In conjunction with the non-local farming practices contaminating our water which threatens our food supply, use of pesticides in urban areas also threatens things like summer swimming in a local lake and other seemingly small activities. This is all due to the general unjustifiable pesticides practices allowed by our government.
Both agricultural and urban areas’ use of pesticides creates the possibility, which is currently happening, for us to later consume these pesticides in one way or another, from the moment the chemicals touch water; water that we recreationally use or water which is later used on the food we consume.
Public Health Impacts – *another word for still scary*
Over 100,000 people a year are affected by pesticide poisoning.
Inhalation, most commonly for agriculture workers working in fields with pesticides.
Dermally, which is the most common route of pesticide exposure when the skin comes into contact with the pesticide(s).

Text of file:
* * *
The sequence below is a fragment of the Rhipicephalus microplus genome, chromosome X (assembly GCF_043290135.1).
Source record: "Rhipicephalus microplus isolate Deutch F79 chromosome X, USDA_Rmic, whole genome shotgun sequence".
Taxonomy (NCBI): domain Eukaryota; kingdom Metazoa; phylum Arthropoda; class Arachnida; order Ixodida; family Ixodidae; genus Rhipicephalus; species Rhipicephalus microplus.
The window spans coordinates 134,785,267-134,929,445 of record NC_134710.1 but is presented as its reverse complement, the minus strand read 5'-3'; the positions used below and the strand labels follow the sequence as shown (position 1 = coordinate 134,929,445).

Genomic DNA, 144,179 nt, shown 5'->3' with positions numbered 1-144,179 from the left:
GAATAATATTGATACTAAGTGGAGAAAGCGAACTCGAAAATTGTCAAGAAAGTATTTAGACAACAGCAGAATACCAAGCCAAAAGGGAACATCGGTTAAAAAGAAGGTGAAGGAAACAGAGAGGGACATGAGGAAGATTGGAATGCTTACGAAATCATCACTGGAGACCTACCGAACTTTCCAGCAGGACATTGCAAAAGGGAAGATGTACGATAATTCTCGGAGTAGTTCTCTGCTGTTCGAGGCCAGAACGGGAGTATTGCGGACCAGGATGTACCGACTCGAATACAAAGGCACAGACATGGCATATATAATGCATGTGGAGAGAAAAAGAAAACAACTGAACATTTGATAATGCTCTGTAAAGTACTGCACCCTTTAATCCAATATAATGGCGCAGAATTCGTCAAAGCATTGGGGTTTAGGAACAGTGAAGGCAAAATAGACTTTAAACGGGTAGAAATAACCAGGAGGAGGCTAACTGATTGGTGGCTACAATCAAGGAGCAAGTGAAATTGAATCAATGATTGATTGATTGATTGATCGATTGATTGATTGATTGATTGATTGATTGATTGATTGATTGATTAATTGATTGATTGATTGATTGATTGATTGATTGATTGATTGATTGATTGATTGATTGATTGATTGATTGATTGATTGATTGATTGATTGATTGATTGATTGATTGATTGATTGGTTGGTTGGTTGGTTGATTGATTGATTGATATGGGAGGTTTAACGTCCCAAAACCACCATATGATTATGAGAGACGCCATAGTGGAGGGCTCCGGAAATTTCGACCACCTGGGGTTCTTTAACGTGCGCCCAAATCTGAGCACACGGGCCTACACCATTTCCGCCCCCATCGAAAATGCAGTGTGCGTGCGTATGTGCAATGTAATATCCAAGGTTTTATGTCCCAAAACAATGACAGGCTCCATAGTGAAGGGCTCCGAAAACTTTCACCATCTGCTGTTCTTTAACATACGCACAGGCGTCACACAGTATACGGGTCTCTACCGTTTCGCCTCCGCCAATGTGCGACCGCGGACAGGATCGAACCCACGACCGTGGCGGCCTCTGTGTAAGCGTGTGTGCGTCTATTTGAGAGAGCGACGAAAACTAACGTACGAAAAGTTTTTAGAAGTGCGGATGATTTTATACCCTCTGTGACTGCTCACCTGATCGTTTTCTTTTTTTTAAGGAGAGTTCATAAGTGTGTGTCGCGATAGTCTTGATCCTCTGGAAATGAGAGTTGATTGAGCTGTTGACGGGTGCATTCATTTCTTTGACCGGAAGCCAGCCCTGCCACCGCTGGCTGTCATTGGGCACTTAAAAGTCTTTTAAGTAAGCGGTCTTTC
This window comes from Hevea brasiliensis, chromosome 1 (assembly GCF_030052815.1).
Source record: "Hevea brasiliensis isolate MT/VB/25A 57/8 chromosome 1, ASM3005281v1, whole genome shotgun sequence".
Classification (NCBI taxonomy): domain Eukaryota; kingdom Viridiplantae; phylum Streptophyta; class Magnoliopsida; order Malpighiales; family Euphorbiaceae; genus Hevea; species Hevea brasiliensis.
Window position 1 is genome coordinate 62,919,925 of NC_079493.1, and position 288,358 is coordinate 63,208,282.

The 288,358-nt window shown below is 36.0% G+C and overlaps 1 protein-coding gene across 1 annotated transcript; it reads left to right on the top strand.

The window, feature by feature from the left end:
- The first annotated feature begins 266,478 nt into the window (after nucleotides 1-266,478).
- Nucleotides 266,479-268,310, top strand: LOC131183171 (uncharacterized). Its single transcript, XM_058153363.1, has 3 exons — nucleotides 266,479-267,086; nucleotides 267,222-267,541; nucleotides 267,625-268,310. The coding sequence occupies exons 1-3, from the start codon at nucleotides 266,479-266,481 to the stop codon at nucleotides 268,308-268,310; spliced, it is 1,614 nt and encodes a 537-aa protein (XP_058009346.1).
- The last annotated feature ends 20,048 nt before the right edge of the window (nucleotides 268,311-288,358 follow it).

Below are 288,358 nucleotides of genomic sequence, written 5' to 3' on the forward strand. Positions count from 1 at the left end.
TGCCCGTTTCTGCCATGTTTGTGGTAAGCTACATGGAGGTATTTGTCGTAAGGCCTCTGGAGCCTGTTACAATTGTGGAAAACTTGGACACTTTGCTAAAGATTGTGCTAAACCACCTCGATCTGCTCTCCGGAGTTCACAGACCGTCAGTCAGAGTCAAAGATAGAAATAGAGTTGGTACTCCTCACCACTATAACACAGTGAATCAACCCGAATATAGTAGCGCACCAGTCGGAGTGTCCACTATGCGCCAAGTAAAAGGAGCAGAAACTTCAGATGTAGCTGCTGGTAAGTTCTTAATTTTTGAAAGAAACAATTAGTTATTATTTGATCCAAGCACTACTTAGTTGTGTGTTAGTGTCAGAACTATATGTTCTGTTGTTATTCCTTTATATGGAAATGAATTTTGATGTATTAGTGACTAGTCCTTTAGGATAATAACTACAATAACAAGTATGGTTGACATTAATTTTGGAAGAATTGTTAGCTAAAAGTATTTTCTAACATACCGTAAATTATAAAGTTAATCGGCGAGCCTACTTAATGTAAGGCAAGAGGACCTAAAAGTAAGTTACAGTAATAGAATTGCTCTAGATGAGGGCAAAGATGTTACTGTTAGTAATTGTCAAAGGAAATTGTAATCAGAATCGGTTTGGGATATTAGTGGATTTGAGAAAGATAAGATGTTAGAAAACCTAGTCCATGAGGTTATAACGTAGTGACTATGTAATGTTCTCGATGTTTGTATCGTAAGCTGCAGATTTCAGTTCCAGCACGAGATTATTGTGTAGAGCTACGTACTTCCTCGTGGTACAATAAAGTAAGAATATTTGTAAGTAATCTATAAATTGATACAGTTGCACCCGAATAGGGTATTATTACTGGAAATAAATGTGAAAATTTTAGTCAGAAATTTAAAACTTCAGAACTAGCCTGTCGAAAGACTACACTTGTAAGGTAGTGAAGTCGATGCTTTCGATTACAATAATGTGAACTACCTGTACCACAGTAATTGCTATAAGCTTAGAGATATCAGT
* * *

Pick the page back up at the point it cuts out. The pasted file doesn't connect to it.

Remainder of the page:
Ingestion, likely when individuals unknowingly consume pesticides.
All of these exposures have some type of effect on the human body. The most acute of the effects are irritation of the throat or nose, burning or itchy skin, blisters, nausea and dizziness, while the most chronic effects are, unfortunately, cancer, tumors, nervous system damage, brain damage, birth defects, and infertility.
Along with this already huge injustice that individuals must live with is the fact that these disparities impact vulnerable, lower-income and minority populations the most.
A public health study on racial disparities regarding disease burden and their related costs from exposure found that levels were significantly higher among non-Hispanic Black Americans and Mexican Americans, as compared to the total population. This is likely a result from these population groups, typically, residing closer to these agricultural land areas where the water, air, food, etc. is most contaminated.